Civ. No. N-88-479 (PCD).
November 18, 1988.
Timothy C. Moynahan, Moynahan, Ruskin, Mascolo, Mariani Minnella, Waterbury, Conn., for plaintiff.
Dominic Galluzzo, Christopher Malaney, Chief State's Atty. Office, Wallingford, Conn., for defendant.
RULING ON MOTION FOR STAY OF STATE SENTENCE
Mr. Rado petitions for a writ of habeas corpus seeking collateral review of his conviction on three counts of bribe receiving in the Superior Court of the State of Connecticut. 28 U.S.C. § 2241, et seq. He now moves for a stay of execution of his sentence pending resolution of his petition. 28 U.S.C. § 2251.
Petitioner was sentenced to concurrent two year sentences plus a $3000 fine. His appeal to the Connecticut Appellate Court was denied. State v. Rado, 14 Conn. App. 322, 541 A.2d 124 (1988). His motion for reargument in the Appellate Court and his petition for certification by the Connecticut Supreme Court were denied. State v. Rado, 208 Conn. 813, 546 A.2d 282 (1988). His petition to the United States Supreme Court for certiorari was denied. Rado v. Connecticut, ___ U.S. ___, 109 S.Ct. 311, ___ L.Ed.2d ___ (1988). Pending his petition for certiorari, the Connecticut Appellate Court stayed the execution of his sentence.
Petitioner here asserts two claims. First he challenges the Connecticut one-man grand jury system, Conn.Gen.Stat. § 54-47a, on separation of powers and due process grounds. He also challenges the trial court's refusal to grant him access to the grand jury transcripts as violative of his rights to due process, confrontation, and effective assistance of counsel.
In support of his motion for stay, petitioner asserts that he will suffer irreparable injury if he serves any part of his sentence prior to a ruling on this federal habeas petition. In addition, he asserts that he poses no threat to public safety or risk of flight.
A federal court has the inherent power to release a state prisoner on bail pending resolution of his habeas petition. Glynn v. Donnelly, 470 F.2d 95 (1st Cir. 1972); Iuteri v. Nardoza, 662 F.2d 159 (2d Cir. 1981). However, principles of comity and federalism counsel that this power be exercised sparingly. Rado v. Manson, 435 F. Supp. 349, 350 (D.Conn. 1977).
Before and during trial, the accused enjoys a presumption of innocence and bail is normally granted. Glynn, 470 F.2d at 98. However, petitioner has passed the point of presumption of innocence. Stepney v. Lopes, 597 F. Supp. 11, 13 (D.Conn. 1984). He has been convicted by a jury and had the legality of his sentence reviewed on appeal to the Connecticut Appellate Court and on petition for certiorari. The state has a significant interest in bringing some degree of finality to its criminal prosecutions and the judgments of its courts after conviction. Id. Thus, the federal court should tread lightly before interfering with the state's substantial interest in executing its judgment. Id.; Glynn, 470 F.2d at 98.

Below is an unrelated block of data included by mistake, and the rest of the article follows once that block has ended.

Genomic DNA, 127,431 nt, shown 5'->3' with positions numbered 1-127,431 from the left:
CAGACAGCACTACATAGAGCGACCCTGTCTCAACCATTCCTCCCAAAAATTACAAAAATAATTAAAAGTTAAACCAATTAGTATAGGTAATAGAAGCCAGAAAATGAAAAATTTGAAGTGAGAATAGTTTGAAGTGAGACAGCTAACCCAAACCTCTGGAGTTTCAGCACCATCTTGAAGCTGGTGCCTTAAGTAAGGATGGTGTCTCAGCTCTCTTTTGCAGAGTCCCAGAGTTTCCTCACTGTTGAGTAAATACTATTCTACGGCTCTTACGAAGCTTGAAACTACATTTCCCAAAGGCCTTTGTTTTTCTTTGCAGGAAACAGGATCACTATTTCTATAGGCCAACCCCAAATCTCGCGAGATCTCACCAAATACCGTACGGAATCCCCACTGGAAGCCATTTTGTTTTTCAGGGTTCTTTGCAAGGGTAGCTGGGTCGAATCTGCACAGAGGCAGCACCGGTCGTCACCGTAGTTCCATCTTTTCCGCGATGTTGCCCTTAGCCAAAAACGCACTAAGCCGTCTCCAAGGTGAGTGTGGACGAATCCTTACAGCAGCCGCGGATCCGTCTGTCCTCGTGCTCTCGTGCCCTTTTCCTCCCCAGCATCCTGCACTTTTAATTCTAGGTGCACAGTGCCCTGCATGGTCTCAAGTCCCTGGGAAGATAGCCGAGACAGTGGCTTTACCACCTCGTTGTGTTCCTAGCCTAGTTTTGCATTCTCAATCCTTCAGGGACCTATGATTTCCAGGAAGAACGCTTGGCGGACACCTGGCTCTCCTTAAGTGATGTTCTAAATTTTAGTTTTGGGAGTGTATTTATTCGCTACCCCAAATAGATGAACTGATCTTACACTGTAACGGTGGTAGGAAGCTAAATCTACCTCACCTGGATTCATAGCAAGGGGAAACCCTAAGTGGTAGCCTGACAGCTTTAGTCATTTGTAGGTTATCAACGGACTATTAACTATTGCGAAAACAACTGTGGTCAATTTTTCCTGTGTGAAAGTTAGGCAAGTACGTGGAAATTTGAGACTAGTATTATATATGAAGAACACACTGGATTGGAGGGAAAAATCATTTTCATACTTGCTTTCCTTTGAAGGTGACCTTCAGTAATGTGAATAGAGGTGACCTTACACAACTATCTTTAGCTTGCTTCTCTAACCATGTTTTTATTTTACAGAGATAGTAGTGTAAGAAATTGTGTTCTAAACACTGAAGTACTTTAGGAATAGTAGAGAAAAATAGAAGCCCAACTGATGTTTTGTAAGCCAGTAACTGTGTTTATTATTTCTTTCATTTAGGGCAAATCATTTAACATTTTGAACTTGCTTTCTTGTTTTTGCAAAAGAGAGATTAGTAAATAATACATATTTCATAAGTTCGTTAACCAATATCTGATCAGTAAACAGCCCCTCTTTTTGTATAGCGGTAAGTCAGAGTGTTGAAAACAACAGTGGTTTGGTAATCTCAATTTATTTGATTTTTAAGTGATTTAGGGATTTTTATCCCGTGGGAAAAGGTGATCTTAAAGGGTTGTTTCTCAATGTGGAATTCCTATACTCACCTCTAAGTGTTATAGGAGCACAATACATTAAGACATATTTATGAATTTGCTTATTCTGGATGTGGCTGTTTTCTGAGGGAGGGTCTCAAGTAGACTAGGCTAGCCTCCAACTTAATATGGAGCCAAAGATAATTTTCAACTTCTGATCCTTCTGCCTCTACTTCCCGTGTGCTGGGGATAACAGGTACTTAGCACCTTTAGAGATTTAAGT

A stay of execution must balance the effect on the administration of state criminal law against the impact on the petitioner:
1. Are substantial claims set forth in the petition?
2. Is there a demonstrated likelihood the petition will prevail?
3. Are there extraordinary circumstances attending the petitioner's situation which would require the grant in order to make the writ of habeas corpus effective, presumably if granted?
In short, is this case distinguishable from other habeas corpus cases?Stepney, 597 F. Supp. at 14 (citations omitted).
Petitioner here has not shown extraordinary circumstances which warrant staying execution of his sentence. While petitioner's claims have substance on their face, there is no showing of a clear deprivation of constitutional rights nor a strong likelihood a writ will issue. In addition, petitioner can show no extraordinary circumstances other than incarceration pending the resolution of his petition. Commencement or continuation of incarceration pending resolution of a habeas petition enforces an apparently valid judgment. A petition for a writ of habeas corpus raises no automatic invalidity of the judgment attacked. Thus, ordinarily such a petitioner remains subject to incarceration. Otherwise one incarcerated could avoid the sentence indefinitely simply by filing repeated petitions for habeas corpus. Id. at 13. One subject to criminal penalties is adequately protected if the extraordinary circumstances discussed above are shown. Absent same, the petitioner's interest in avoiding the sentence must yield to the state's right to a presumption of the validity of the judgments of its courts. Of course, the court to which the petition is directed is obliged to act thereon expeditiously to minimize the petitioner's exposure to a penalty to which he may, ultimately, be found not properly to be subject if his petition is granted. In the meantime, however, petitioner's motion for stay of execution is denied.